The statistics concerning miscarriages are startling. While many people believe miscarriages are rare events, they are actually quite common. It is estimated that approximately 25 percent of all women will have a miscarriage at some point in their lives, and sadly, some women will experience more than one. Even more shocking is the fact that about 50 percent of all pregnancies end in miscarriage. A woman's probability of having a miscarriage increases as she ages, moving from 25 to 30 percent when she reaches 40 years of age.
Miscarriages are most common during the first trimester of pregnancy, which is the first 12 weeks. When a miscarriage occurs during the first trimester, it is referred to as an early miscarriage. Sometimes miscarriages happen in the second trimester, but they are far less common. When they do occur during this time, they are called late miscarriages.
There are some risk factors that make a woman more likely to miscarry her unborn child. These include such things as smoking, drinking, and using illegal drugs during pregnancy. Certain STDs can lead to miscarriage, as can other types of infections. Other medical conditions can lead to miscarriage as well, including thyroid disease and diabetes; autoimmune conditions, such as lupus, also increase a woman's risk of miscarrying. While a woman can have these risk factors and still deliver a healthy baby, these things simply make it less likely that she will carry her child to term.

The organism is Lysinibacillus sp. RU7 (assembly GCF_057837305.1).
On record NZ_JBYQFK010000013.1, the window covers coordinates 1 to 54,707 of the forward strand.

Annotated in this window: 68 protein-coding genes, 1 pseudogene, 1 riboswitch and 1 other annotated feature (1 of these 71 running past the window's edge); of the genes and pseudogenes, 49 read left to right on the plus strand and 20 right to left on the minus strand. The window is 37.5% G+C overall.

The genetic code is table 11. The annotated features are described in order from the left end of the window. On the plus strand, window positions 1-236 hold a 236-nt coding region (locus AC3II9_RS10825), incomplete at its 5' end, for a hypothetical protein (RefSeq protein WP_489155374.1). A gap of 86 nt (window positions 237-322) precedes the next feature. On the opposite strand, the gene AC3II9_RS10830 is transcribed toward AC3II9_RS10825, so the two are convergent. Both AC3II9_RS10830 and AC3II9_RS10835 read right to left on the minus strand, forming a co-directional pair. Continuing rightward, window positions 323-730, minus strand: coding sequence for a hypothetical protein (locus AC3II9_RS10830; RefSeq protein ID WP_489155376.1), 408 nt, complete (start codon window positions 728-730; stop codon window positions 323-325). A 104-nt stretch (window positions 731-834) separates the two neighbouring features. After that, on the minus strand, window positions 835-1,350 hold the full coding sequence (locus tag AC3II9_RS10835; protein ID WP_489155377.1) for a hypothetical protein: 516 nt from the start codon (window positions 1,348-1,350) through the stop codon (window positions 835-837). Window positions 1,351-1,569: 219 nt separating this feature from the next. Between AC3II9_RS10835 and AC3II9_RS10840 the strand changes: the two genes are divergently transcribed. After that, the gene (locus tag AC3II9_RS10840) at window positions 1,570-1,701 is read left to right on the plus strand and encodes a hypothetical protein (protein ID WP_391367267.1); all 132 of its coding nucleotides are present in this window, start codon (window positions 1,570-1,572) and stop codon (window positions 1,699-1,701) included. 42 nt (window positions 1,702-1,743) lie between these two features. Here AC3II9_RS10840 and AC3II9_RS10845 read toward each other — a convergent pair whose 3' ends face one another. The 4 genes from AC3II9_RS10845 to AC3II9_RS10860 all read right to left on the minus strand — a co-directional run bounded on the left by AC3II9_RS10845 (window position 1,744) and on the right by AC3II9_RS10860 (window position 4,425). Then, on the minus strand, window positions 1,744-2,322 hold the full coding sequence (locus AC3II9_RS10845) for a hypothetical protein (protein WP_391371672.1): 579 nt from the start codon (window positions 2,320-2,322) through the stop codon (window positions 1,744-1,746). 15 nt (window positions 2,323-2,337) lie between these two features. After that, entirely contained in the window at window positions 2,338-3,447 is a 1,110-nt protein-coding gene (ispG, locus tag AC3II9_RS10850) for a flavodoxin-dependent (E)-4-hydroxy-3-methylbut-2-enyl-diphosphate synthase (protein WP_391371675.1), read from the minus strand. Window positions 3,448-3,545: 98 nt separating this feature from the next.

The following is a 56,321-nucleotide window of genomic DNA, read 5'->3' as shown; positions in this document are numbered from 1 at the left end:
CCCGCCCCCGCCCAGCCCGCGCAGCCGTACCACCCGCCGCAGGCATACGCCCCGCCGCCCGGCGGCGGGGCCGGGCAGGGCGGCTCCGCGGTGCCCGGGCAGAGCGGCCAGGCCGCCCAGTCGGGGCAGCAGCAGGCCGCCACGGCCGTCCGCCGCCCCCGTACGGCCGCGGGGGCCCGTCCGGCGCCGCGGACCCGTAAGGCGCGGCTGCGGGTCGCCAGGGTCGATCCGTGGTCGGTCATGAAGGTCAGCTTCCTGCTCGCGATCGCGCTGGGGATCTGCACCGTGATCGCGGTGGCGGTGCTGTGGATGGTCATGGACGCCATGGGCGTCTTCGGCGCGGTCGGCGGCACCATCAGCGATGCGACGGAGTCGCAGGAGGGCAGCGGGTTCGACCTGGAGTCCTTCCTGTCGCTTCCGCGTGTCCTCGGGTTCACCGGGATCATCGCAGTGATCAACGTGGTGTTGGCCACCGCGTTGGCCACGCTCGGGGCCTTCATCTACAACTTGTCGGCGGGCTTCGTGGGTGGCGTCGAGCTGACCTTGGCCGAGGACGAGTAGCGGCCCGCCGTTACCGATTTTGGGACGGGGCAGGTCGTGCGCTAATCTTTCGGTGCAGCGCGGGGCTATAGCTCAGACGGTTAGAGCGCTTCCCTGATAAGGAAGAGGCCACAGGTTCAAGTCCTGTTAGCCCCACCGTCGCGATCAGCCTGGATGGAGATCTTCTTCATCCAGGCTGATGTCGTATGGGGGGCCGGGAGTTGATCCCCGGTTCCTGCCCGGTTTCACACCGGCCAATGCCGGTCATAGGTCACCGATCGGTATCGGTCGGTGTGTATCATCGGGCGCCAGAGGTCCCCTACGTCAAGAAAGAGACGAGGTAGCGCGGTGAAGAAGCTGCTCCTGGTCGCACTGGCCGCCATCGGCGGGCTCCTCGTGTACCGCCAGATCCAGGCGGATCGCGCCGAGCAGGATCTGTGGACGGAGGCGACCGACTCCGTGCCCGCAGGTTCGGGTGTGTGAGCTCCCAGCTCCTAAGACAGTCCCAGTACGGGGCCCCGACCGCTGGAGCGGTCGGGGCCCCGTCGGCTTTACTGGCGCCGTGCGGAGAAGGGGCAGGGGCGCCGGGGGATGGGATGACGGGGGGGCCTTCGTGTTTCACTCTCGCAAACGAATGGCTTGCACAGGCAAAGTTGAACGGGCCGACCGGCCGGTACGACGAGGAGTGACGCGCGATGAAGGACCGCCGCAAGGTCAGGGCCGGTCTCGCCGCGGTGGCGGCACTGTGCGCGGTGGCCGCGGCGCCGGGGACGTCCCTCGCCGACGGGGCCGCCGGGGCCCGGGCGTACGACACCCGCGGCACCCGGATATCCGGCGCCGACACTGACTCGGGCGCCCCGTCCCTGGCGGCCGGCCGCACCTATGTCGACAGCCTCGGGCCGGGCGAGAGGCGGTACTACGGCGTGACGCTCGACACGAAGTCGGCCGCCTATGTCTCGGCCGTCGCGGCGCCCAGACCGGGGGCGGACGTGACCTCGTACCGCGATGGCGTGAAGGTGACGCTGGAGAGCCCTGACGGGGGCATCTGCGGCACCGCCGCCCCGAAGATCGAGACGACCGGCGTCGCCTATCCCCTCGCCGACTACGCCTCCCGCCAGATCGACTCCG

Often, there is no forthcoming explanation for why a woman has a miscarriage; this is particularly true when it occurs in the first trimester. In some cases, a doctor may examine the fetal tissue to figure out why the miscarriage occurred. More often than not, however, this doesn't happen, especially when it is a woman's first miscarriage; instead, most women never learn what caused their miscarriages. This can be particularly difficult for a woman to deal with emotionally. When the problem is unexplained, the loss of a child can seem even more senseless.
Some doctors believe that abnormal chromosomal development is the most common cause of miscarriages that occur in the first trimester. They estimate that about 70 percent of early miscarriages result from defects that involve chromosomes. Every person is supposed to have 23 pairs of chromosomes, and they're responsible for a wide range of functions and physical characteristics in the human body. Sometimes, a baby's cells split improperly, and the wrong number of chromosomes are developed, leading to a range of problems, including such things as molar pregnancy and placental issues. Sometimes, the body expels an improperly developing fetus via a miscarriage as a way of rectifying these issues.